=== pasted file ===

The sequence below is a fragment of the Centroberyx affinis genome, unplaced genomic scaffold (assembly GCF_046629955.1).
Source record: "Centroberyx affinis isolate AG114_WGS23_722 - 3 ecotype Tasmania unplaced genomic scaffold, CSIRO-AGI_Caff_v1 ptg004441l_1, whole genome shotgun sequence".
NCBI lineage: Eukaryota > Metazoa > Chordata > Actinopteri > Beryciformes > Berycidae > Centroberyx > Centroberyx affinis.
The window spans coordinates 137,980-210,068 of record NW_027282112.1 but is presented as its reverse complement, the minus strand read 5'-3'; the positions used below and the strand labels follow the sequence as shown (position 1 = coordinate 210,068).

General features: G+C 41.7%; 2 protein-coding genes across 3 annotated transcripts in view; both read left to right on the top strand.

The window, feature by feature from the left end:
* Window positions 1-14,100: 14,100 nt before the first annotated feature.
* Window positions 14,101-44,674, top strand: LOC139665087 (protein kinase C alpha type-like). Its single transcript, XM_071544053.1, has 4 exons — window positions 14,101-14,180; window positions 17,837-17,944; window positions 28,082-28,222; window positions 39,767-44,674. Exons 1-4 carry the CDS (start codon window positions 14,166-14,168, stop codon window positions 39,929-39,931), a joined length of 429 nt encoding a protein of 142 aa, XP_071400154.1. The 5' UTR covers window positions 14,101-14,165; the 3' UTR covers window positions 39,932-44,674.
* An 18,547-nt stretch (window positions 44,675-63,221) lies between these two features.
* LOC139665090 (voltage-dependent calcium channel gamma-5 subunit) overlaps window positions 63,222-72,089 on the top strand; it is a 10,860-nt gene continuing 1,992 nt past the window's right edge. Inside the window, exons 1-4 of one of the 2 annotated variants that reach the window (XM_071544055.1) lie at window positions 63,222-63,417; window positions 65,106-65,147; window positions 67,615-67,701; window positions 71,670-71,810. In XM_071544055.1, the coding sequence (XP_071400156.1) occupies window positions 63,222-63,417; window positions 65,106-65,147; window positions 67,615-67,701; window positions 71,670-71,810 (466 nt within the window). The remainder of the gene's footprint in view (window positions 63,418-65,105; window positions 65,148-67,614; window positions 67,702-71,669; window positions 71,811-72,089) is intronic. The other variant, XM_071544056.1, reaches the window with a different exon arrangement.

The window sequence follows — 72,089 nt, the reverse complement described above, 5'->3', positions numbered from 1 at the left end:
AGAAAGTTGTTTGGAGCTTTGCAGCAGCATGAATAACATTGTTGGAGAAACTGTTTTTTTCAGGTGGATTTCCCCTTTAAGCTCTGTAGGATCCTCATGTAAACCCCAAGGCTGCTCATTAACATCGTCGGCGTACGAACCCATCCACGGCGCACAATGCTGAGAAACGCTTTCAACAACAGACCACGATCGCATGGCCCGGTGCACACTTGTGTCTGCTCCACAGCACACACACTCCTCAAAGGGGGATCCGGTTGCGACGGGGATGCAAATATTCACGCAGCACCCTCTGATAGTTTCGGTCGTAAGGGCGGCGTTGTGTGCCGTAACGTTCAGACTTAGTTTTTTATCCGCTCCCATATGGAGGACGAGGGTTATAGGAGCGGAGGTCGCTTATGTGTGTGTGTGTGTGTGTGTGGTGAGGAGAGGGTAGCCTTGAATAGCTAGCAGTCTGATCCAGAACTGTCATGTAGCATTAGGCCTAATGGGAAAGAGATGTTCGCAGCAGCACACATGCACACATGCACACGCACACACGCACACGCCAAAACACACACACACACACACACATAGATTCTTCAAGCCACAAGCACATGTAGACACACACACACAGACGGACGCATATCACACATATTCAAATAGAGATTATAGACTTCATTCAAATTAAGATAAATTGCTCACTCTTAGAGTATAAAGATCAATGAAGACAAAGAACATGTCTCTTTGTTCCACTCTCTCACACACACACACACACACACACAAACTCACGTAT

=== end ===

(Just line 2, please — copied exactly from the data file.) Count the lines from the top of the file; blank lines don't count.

Source record: "Centroberyx affinis isolate AG114_WGS23_722 - 3 ecotype Tasmania unplaced genomic scaffold, CSIRO-AGI_Caff_v1 ptg004441l_1, whole genome shotgun sequence".